Omnipotent Creator or God Particle? [Podcast]
by Jake Hebert, Ph.D.
Does science support the Big Bang? Should Christians trust scientific headlines? ICR physicist Dr. Jake Hebert provides answers to common questions about origins, the Big Bang, and the scientific method. From the ocean floor to the physics of outer space, join Dr. Hebert in examining the science, logic, and historical data that indicate a young universe fashioned by the all-powerful Creator God.
Many secular scientists extrapolate current seafloor sediment deposit rates. They then publish Earth age assignments of millions of years. Are they following the scientific method? How do manganese nodules present problems for old-Earth proponents? Does evidence line up with recent creation and the global Genesis Flood?
Is the “God particle” truly “a blow to the Christian faith,” or “a nail in the coffin of religion”? Where does reality end and hype begin? Dr. Hebert exposes the flaws of the Big Bang theory and offers a logical evaluation of the scientific community.
According to the Big Bang origins model, our universe is said to be 13.8 billion years old. But a straightforward reading of the Bible—including historical information and the testimony of the Lord Jesus—confirms a young universe closer to 6,000 years old. How can Christians answer Big Bang claims? Dr. Hebert provides scientific and biblical reasons for a young universe.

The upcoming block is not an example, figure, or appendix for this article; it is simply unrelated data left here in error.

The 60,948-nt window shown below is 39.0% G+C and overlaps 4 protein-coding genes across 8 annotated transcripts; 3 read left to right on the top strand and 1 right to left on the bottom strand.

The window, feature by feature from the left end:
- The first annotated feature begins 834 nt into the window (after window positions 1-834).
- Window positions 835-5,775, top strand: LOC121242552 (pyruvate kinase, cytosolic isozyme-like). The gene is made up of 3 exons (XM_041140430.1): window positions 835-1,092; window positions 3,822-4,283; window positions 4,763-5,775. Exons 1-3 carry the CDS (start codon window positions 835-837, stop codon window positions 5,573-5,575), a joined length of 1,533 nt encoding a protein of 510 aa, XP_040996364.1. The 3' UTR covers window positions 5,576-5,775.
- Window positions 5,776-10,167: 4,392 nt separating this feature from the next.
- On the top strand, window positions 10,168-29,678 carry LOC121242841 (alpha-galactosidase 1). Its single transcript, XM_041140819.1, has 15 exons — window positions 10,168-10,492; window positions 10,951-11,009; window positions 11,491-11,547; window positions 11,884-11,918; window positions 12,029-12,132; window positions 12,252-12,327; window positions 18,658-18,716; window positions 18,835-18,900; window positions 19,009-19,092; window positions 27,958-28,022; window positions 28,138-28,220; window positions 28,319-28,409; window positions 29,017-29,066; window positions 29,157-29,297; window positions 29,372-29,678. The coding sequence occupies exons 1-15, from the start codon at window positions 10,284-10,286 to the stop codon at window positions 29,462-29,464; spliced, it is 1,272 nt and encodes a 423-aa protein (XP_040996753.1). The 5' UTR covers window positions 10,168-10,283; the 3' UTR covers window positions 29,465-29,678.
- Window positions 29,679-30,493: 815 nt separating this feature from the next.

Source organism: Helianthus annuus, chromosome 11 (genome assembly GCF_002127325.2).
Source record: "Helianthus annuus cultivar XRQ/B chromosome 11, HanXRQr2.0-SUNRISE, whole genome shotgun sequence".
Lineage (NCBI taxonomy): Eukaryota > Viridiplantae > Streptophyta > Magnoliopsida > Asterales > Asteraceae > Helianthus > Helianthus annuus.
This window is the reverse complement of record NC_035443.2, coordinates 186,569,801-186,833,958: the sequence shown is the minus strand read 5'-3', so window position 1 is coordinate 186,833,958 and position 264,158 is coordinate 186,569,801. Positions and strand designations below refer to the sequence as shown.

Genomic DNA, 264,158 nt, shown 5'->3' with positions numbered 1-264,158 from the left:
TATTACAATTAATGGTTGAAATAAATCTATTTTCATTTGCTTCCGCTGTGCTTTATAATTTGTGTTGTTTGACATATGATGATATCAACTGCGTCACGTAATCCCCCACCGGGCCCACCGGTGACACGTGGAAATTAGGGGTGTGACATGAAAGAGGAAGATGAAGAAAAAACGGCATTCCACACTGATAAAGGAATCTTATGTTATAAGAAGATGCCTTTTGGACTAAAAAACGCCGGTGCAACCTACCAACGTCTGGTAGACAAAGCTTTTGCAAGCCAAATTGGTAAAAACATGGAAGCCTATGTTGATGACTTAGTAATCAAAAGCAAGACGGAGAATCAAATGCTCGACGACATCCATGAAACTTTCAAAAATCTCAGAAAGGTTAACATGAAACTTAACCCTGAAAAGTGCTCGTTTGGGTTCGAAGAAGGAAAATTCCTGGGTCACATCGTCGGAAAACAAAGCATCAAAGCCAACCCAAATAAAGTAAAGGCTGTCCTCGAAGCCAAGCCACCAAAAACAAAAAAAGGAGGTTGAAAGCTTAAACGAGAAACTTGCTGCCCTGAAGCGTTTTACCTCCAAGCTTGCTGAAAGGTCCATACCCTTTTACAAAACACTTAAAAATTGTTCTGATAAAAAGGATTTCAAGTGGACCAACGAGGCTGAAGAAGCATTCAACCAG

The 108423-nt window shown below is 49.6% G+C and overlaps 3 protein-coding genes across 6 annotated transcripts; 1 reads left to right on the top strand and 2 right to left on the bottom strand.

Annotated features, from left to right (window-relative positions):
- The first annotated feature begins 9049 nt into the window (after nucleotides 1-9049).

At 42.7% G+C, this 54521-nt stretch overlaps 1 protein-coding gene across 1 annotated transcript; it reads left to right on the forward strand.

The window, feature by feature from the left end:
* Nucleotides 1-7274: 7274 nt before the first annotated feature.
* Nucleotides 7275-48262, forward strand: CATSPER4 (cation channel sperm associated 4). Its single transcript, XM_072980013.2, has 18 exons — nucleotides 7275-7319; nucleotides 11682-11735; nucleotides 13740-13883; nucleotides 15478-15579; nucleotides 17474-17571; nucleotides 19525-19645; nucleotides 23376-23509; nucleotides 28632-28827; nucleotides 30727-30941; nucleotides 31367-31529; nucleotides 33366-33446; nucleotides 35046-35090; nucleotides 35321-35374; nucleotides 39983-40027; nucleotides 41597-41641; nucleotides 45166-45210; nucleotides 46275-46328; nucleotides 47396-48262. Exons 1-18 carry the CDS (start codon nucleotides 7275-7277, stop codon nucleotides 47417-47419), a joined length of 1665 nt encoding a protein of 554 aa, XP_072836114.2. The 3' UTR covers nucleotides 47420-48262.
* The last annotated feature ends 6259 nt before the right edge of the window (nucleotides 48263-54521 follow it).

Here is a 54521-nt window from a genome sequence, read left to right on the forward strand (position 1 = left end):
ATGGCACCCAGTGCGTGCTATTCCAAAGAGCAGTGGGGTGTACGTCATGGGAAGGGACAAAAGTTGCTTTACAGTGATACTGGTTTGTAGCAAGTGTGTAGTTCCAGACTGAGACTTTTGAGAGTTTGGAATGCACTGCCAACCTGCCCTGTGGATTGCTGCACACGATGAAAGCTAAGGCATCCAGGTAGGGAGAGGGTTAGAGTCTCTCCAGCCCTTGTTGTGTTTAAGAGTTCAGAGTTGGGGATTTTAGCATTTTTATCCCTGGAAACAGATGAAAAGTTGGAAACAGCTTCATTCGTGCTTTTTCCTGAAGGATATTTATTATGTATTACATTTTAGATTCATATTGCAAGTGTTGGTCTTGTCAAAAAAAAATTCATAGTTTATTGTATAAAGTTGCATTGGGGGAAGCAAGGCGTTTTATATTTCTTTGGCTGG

Secular cosmologists claim that the universe originated in an explosion 13.8 billion years ago. Some Christians believe this Big Bang is the means God used to create the universe. Is there evidence to support this? How should laypeople respond to the 3 main arguments for the Big Bang? Why should Christians reject the Big Bang?
We are constantly bombarded with fantastic claims about the past that are touted as scientific. The scientific method—a way to study the natural world—will help us better analyze these claims. Why should everyone know the scientific method? What role does the method play in studying historical events or unobserved speculations?
For more radio programs, click here.